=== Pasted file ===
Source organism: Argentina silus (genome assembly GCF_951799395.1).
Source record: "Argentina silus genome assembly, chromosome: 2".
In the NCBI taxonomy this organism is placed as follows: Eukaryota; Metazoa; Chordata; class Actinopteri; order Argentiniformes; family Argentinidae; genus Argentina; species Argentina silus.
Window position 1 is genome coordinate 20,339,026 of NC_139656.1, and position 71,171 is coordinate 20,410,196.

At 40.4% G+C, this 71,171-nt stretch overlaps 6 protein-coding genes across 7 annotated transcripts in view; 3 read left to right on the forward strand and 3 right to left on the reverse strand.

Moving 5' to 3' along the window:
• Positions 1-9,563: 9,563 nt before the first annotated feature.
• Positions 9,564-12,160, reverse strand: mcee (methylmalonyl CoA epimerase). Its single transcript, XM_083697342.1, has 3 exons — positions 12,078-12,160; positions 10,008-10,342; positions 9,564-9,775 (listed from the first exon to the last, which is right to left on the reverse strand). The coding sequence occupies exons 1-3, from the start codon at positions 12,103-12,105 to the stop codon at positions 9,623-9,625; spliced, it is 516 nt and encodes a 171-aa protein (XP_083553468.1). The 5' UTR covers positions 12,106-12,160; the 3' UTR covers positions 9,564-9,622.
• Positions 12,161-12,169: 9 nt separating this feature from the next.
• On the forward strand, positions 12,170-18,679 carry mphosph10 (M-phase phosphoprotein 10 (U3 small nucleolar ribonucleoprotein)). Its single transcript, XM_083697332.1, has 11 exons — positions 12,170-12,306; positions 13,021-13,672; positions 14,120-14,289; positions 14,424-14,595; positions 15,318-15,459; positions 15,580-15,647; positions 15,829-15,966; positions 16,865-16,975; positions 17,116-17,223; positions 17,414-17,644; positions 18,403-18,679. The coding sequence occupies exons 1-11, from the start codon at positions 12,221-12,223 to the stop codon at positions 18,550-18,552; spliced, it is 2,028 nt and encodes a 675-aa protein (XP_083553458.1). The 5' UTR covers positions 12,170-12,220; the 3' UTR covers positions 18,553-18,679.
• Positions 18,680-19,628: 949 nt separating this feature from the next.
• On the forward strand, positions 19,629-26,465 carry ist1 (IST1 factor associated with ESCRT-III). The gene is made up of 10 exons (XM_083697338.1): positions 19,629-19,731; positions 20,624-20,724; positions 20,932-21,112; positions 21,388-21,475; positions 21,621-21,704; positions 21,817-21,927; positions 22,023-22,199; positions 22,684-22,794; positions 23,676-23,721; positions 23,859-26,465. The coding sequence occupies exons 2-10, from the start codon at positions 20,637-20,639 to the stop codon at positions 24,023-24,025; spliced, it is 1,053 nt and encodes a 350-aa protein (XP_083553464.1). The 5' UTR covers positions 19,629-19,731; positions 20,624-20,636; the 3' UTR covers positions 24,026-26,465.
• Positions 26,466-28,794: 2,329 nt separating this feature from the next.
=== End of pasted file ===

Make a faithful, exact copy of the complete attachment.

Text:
Source organism: Argentina silus (genome assembly GCF_951799395.1).
Source record: "Argentina silus genome assembly, chromosome: 2".
In the NCBI taxonomy this organism is placed as follows: Eukaryota; Metazoa; Chordata; class Actinopteri; order Argentiniformes; family Argentinidae; genus Argentina; species Argentina silus.
Window position 1 is genome coordinate 20,339,026 of NC_139656.1, and position 71,171 is coordinate 20,410,196.

At 40.4% G+C, this 71,171-nt stretch overlaps 6 protein-coding genes across 7 annotated transcripts in view; 3 read left to right on the forward strand and 3 right to left on the reverse strand.

Moving 5' to 3' along the window:
• Positions 1-9,563: 9,563 nt before the first annotated feature.
• Positions 9,564-12,160, reverse strand: mcee (methylmalonyl CoA epimerase). Its single transcript, XM_083697342.1, has 3 exons — positions 12,078-12,160; positions 10,008-10,342; positions 9,564-9,775 (listed from the first exon to the last, which is right to left on the reverse strand). The coding sequence occupies exons 1-3, from the start codon at positions 12,103-12,105 to the stop codon at positions 9,623-9,625; spliced, it is 516 nt and encodes a 171-aa protein (XP_083553468.1). The 5' UTR covers positions 12,106-12,160; the 3' UTR covers positions 9,564-9,622.
• Positions 12,161-12,169: 9 nt separating this feature from the next.
• On the forward strand, positions 12,170-18,679 carry mphosph10 (M-phase phosphoprotein 10 (U3 small nucleolar ribonucleoprotein)). Its single transcript, XM_083697332.1, has 11 exons — positions 12,170-12,306; positions 13,021-13,672; positions 14,120-14,289; positions 14,424-14,595; positions 15,318-15,459; positions 15,580-15,647; positions 15,829-15,966; positions 16,865-16,975; positions 17,116-17,223; positions 17,414-17,644; positions 18,403-18,679. The coding sequence occupies exons 1-11, from the start codon at positions 12,221-12,223 to the stop codon at positions 18,550-18,552; spliced, it is 2,028 nt and encodes a 675-aa protein (XP_083553458.1). The 5' UTR covers positions 12,170-12,220; the 3' UTR covers positions 18,553-18,679.
• Positions 18,680-19,628: 949 nt separating this feature from the next.
• On the forward strand, positions 19,629-26,465 carry ist1 (IST1 factor associated with ESCRT-III). The gene is made up of 10 exons (XM_083697338.1): positions 19,629-19,731; positions 20,624-20,724; positions 20,932-21,112; positions 21,388-21,475; positions 21,621-21,704; positions 21,817-21,927; positions 22,023-22,199; positions 22,684-22,794; positions 23,676-23,721; positions 23,859-26,465. The coding sequence occupies exons 2-10, from the start codon at positions 20,637-20,639 to the stop codon at positions 24,023-24,025; spliced, it is 1,053 nt and encodes a 350-aa protein (XP_083553464.1). The 5' UTR covers positions 19,629-19,731; positions 20,624-20,636; the 3' UTR covers positions 24,026-26,465.
• Positions 26,466-28,794: 2,329 nt separating this feature from the next.